ISRO’s moon missions to stay on course till this one big objective is achieved - Hindustan Times
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ISRO’s moon missions to stay on course till this one big objective is achieved

Apr 18, 2024 01:25 AM IST

ISRO will keep its moon missions going to ensure it achieves one big objective.

In a big revelation, the Indian Space Research Organisation (ISRO) Chief S Somanath revealed how long India’s moon missions will continue. He said that the space agency will keep at it till one thing happens - an Indian lands on the lunar surface.

ISRO is all set to continue powering its Moon missions with one great objective in mind - landing an Indian on the lunar surface.(REUTERS)
ISRO is all set to continue powering its Moon missions with one great objective in mind - landing an Indian on the lunar surface.(REUTERS)

India’s moon mission is fully focused on getting an Indian to land on the moon and till then all the relevant data and technological refinements will be carried out. While Chandrayaan-3 was a big step forward and a total success, the next objective is to get Chandrayaan-4 into space on schedule. “Chandrayaan 3 has done very well. Data has been collected and scientific publication has just started,” this was revealed by ISRO Chairman S Somanath on Wednesday.

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Among the notable achievements so far have been that India has become the first country to land a spacecraft on the south pole of the Moon during the Chandrayaan-3 mission.

“Now, we want to continue the Chandrayaan series till an Indian lands on the Moon. Before that, we have to master many technologies, such as going there and coming back. That we are trying to do in the next mission,” Somanath told reporters at an event in Ahmedabad organised by the Astronautical Society of India.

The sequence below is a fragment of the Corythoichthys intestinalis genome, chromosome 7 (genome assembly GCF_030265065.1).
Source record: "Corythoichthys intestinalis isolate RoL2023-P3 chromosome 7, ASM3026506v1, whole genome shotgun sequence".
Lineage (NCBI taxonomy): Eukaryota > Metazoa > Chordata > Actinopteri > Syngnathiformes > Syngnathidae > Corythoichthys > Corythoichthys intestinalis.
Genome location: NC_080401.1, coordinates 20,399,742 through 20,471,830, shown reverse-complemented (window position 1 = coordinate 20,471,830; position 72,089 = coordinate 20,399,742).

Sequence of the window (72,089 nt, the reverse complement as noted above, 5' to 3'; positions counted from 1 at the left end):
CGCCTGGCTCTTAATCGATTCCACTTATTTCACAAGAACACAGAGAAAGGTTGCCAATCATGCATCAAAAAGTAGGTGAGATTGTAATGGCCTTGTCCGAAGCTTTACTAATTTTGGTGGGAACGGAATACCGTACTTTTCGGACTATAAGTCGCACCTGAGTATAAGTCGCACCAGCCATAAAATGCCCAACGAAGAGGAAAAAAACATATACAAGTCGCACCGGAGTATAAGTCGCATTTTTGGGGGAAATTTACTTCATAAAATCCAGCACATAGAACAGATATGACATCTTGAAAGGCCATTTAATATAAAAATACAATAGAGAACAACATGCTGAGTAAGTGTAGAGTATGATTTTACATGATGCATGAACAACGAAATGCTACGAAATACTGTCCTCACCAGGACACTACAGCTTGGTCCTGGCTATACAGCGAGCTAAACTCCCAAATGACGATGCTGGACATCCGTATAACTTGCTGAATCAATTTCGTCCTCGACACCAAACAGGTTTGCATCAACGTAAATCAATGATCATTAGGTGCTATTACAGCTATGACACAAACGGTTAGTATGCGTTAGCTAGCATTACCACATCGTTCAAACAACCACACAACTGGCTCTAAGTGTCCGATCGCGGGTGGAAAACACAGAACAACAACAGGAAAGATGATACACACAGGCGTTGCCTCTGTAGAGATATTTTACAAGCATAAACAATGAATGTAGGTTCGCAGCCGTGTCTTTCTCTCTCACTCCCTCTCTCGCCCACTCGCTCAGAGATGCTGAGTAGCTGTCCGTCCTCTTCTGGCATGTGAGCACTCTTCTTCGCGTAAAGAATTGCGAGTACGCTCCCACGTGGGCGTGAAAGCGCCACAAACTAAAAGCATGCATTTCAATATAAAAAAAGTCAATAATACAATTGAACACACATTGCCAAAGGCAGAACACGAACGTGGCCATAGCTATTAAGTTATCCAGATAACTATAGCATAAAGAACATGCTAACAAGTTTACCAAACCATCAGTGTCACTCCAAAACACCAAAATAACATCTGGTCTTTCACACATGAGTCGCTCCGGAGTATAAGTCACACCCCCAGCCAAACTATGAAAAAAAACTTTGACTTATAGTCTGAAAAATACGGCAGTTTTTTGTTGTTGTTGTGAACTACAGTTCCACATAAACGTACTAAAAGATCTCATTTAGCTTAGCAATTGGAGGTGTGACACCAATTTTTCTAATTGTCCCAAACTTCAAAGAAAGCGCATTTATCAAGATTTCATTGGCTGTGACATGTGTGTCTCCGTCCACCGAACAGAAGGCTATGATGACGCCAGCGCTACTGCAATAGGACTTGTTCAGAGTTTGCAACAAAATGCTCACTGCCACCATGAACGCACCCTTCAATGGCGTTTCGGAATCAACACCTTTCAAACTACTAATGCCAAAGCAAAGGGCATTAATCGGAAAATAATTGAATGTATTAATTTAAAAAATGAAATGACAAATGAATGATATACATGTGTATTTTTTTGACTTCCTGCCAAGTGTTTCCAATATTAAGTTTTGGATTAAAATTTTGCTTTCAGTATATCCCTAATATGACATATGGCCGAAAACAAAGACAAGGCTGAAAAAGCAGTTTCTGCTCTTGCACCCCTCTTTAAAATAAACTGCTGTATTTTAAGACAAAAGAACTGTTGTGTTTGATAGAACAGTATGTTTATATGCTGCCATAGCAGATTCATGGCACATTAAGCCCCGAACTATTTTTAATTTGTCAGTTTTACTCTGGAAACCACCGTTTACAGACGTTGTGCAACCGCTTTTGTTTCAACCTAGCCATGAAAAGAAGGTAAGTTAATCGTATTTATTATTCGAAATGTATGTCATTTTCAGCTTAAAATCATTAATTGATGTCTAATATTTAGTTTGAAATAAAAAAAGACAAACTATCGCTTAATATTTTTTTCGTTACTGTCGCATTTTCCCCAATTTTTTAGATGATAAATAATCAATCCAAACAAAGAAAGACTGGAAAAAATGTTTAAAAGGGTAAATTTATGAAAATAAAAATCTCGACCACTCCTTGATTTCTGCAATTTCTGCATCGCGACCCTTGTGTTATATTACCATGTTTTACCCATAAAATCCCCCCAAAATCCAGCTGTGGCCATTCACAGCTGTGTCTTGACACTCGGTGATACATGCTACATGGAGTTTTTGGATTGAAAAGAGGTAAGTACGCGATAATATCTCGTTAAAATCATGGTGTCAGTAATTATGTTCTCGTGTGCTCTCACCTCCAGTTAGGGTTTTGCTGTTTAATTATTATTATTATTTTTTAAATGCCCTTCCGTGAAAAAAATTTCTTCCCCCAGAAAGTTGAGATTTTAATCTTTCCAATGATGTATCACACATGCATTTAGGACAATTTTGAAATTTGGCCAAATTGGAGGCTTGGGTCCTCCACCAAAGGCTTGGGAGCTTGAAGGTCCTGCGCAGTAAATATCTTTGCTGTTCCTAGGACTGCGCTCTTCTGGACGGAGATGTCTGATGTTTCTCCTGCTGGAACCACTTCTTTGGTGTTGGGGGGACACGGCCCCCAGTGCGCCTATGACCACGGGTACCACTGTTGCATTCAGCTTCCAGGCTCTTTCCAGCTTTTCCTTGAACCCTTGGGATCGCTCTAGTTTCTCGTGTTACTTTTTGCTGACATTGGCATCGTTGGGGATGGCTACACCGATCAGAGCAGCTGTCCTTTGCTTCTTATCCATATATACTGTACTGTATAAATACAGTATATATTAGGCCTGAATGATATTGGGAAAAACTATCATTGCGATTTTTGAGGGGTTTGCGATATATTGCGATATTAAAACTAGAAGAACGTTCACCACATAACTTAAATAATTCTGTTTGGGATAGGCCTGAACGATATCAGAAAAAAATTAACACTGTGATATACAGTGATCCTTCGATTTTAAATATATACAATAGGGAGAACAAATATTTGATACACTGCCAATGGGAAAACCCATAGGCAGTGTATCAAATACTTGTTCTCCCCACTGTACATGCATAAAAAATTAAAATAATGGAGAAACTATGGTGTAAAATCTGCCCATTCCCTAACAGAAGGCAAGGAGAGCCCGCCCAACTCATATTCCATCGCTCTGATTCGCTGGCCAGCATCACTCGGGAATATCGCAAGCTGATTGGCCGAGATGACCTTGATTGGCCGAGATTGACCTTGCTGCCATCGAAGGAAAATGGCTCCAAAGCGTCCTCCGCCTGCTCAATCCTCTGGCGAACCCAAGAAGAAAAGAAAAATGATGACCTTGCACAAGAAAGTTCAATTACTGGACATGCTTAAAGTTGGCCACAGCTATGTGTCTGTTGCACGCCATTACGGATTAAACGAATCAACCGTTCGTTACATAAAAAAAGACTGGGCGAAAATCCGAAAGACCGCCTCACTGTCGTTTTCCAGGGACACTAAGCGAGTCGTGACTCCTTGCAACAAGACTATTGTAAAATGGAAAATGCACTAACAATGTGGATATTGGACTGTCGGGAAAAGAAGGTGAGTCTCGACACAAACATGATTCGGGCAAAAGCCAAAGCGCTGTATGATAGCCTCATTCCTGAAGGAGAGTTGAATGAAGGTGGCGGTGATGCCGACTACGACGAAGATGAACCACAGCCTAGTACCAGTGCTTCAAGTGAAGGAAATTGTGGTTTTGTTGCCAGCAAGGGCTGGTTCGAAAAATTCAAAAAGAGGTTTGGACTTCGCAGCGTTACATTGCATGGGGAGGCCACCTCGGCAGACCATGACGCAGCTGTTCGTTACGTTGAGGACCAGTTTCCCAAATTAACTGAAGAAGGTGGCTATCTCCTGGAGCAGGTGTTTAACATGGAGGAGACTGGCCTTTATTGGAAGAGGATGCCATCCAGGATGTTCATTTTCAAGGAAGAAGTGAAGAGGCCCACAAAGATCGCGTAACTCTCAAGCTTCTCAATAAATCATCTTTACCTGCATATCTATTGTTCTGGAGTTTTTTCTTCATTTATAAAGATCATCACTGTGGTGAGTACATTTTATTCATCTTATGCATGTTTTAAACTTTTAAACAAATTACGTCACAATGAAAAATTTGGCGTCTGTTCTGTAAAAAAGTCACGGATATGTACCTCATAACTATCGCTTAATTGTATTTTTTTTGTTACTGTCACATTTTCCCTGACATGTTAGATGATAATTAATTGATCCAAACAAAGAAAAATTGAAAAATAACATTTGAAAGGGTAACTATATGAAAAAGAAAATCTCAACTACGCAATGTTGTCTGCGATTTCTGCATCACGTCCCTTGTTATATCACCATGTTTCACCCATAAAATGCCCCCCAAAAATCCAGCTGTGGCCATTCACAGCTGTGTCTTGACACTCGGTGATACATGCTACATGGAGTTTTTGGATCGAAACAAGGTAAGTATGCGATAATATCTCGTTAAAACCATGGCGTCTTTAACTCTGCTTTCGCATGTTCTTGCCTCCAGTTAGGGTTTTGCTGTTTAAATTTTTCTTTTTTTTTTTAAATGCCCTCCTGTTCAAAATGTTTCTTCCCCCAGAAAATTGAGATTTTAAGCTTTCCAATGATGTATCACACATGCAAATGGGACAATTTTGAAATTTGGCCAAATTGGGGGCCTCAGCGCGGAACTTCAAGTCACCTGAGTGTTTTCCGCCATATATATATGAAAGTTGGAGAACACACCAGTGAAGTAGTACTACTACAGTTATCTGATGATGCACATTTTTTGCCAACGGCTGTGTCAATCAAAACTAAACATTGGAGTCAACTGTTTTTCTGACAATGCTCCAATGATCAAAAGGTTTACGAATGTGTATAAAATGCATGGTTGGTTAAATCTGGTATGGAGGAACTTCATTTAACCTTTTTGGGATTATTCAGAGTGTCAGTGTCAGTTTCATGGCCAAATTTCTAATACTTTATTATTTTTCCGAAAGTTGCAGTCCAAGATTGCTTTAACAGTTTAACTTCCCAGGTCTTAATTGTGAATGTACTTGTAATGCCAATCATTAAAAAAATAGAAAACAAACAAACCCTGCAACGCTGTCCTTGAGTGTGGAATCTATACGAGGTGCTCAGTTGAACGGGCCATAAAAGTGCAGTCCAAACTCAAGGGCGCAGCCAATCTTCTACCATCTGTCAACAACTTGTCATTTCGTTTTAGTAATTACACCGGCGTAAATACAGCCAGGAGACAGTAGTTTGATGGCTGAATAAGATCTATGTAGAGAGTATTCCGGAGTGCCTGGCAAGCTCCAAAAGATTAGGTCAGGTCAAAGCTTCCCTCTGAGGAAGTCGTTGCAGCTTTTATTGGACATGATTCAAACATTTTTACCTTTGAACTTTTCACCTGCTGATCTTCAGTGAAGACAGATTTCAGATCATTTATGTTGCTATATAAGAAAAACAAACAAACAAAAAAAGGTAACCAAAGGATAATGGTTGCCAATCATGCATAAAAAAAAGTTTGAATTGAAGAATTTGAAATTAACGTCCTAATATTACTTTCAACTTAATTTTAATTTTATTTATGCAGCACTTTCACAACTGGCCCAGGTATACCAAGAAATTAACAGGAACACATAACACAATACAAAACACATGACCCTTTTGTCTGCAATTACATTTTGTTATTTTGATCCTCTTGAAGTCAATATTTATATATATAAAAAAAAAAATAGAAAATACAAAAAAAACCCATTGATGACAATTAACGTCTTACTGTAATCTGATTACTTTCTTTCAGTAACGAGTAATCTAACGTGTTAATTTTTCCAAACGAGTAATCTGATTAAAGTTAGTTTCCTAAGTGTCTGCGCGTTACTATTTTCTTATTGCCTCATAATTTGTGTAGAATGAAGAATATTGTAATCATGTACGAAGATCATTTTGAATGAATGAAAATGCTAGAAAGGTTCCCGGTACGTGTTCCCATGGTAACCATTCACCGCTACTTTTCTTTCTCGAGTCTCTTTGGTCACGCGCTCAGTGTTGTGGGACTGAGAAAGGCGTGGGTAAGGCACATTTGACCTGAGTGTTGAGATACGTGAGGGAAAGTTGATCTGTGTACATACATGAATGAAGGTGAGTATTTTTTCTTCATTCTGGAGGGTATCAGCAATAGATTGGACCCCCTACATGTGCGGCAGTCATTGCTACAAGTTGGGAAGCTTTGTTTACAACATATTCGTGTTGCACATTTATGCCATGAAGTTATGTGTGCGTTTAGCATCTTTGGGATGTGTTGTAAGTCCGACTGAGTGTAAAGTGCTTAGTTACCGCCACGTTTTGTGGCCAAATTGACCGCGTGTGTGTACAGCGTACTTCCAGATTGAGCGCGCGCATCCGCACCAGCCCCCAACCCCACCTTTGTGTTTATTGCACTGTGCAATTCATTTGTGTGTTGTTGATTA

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Gaganyaan mission

While the Moon has been taking up a lot of the time and attention of ISRO, other projects too are continuing apace. In this regard, Gaganyaan, India’s first-ever human space flight mission, will see ISRO carry out an uncrewed mission, a test vehicle flight mission and an airdrop test this year, Somanath said.

“The airdrop test will happen on April 24. Then two more uncrewed missions will happen next year and then the manned mission, if everything goes well, by the end of next year,” he added.

The Gaganyaan project will launch a crew of 3 members to an orbit of 400 km for a 3-day mission and bringing them back safely to Earth. The landing will be in the sea.

C-C Nozzle

Somanath also spent some time explaining an amazing new part developed by ISRO called Carbon-Carbon (C-C) nozzle for the Polar Satellite Launch Vehicle or PSLV rocket engines. The nozzle is expected to enhance the vital parameters of rocket engines, including thrust levels, specific impulse, and thrust-to-weight ratios and thereby improve payload capacity.

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“It gives us a weight advantage in comparison to metal and it also allows us to operate at higher temperatures. Reduction in weight improves the efficiency of engine and payload capacity,” Somanath explained.

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